Moaners and groaners out in force at Kildare GAA gathering

COMMENT

Tommy Callaghan tommy@leinsterleader.ie

Reporter:

Tommy Callaghan tommy@leinsterleader.ie

Moaners and groaners out in force at Kildare GAA gathering

Cormac Kirwan, new Operations Manager with Kildare GAA, attended his first Co. Board meeting last week

Tuesday evening, gathering of the grassroots of Kildare GAA at Hawkfield; it was also the first time club delegates were formally introduced to the newly appointed Operations Manager, Cormac Kirwan.

Mr Kirwan addressed delegates (briefly) prior to taking up his post early next month informing those present that while he was both apprehensive and anxious he was very positive for the future.

He stressed there is huge potential within Kildare, adding he is anxious to visit every club within the county in the coming weeks and months to take on board all views.

He also told delegates that he will be sitting down with Kildare Management in order to prioritise aspects of his wide-ranging brief.

After Tuesday night's 'discussion' one can only wonder if the new man went home somewhat bewildered, disillusioned, maybe even scratching his head as he wondered to himself exactly what he has just signed up for.

At times listening to delegates on Tuesday night I have to say I felt I was tuning into the moaners and groaners that get air time on a certain Radio 1 programme every afternoon.

If the new Operations Manager was attempting to promote the positives within the county, many of the club delegates were certainly concentrating on the negatives.

The first negative that was so obvious was the small turnout for what used to be a monthly gathering but is now just every two or three months.

If Tuesday evening's proceedings is anything to go on, maybe meeting every two or three times a month is even too frequent. There were at least 15 and possibly as many as 19 clubs with no representative at the meeting, and that has to be a very worrying situation.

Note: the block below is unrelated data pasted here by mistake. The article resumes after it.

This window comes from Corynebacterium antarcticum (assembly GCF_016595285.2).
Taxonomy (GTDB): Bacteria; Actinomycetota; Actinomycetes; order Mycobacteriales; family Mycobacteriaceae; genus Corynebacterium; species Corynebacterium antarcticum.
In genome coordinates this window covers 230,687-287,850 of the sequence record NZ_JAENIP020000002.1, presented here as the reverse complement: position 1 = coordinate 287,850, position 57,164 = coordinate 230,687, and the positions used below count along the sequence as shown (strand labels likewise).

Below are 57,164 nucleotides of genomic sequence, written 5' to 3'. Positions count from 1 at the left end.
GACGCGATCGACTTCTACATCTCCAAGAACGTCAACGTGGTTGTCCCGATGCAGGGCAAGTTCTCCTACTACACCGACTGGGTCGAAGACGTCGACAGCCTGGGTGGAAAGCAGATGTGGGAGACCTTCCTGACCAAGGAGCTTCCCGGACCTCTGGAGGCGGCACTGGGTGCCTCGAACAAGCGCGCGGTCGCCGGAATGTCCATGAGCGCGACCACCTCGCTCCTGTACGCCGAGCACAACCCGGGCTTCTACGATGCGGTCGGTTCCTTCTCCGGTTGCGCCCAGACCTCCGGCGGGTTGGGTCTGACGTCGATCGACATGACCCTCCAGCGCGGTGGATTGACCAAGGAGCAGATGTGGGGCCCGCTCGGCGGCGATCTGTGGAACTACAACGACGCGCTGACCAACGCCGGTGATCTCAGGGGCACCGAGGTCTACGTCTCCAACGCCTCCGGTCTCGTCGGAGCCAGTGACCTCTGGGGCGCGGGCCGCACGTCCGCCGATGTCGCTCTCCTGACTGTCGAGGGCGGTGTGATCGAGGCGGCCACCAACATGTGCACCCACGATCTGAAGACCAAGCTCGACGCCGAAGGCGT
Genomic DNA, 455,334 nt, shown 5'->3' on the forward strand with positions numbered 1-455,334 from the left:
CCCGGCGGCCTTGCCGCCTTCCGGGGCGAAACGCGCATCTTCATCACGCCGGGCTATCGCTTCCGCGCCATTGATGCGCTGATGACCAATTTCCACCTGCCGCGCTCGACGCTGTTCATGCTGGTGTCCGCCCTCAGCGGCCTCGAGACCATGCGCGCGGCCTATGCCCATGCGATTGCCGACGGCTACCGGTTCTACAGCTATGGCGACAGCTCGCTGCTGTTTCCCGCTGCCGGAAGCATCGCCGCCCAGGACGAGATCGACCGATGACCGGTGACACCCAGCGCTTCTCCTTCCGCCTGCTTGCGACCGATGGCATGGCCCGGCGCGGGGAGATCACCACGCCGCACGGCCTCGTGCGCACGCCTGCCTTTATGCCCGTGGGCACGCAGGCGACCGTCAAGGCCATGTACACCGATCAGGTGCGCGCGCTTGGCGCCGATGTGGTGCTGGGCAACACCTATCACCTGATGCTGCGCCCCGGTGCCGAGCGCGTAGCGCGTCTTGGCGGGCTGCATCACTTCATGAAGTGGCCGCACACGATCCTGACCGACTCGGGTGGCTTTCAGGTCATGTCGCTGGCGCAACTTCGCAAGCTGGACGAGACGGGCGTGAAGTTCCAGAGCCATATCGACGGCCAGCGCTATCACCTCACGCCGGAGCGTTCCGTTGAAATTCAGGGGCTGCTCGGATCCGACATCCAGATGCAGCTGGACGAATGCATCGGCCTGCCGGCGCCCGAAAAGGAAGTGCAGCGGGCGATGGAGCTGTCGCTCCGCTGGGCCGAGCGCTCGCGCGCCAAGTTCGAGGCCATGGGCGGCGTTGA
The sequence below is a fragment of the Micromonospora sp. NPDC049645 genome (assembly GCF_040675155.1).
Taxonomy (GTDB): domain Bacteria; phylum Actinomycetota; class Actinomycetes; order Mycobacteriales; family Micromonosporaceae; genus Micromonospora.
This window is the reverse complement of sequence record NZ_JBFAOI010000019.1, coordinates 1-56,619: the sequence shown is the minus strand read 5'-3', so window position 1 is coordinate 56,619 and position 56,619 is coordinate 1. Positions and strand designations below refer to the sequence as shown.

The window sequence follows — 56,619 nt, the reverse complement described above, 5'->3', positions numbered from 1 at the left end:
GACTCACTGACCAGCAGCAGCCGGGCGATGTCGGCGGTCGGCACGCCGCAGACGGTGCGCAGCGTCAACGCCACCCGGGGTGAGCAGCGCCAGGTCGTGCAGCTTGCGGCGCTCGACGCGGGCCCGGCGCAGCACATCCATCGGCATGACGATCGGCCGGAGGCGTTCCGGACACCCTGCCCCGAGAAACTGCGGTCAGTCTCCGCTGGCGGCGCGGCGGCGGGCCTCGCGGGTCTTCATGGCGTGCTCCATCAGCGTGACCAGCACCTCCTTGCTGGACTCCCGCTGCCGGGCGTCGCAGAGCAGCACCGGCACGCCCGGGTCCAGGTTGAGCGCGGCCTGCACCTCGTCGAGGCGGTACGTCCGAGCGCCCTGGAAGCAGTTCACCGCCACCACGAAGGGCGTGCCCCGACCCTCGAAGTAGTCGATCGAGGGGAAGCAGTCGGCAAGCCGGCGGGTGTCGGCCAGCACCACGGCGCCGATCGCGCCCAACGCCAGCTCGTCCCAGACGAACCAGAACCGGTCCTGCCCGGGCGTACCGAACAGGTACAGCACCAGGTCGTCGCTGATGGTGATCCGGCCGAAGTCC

However when you hear delegates complaining that there is a disconnect between Croke Park and clubs, one has to wonder, if there is, whose fault is that?

Kildare are represented, as are all counties, by elected delegates at both provincial and Central Council level. If there is a disconnect does that automatically follow that those officers are not bringing the Kildare 'message' to Croke Park or to Leinster and if they are they are simply not being heard?

Then again what is this so called 'message'?

Does it concern funding?

Only last week a report from Croke Park emphasised that 83-84 per cent of all monies generated by Croke Park is filtered back down to counties and clubs.

There is no doubt that many, especially small clubs, are struggling, financially as well as with dwindling numbers but there are two ways of dealing with that.

(1) Go along to county board meetings, moan and groan until everyone is sick to death, or (2) they could do as Confey delegate Mary Baker suggested, get up and deal with the problem.

One delegate at last week's meeting told the gathering that his club cannot even afford to set up a club website. That, I'm afraid, says more about the club than it does about the GAA.

There are unquestionably many problems facing the GAA and listening to (some) delegates last week would not make one overly optimistic for the future.

The new Operations Manager has, it would seem, a very positive outlook, here's hoping that when he visits clubs throughout the county, his positivity is not replaced by the negativity we have had to listen to from certain quarters for years on end!

Meanwhile we wish Cormac Kirwan well in his endeavours. If last week's meeting is anything to go on he will need all the good will he can muster up.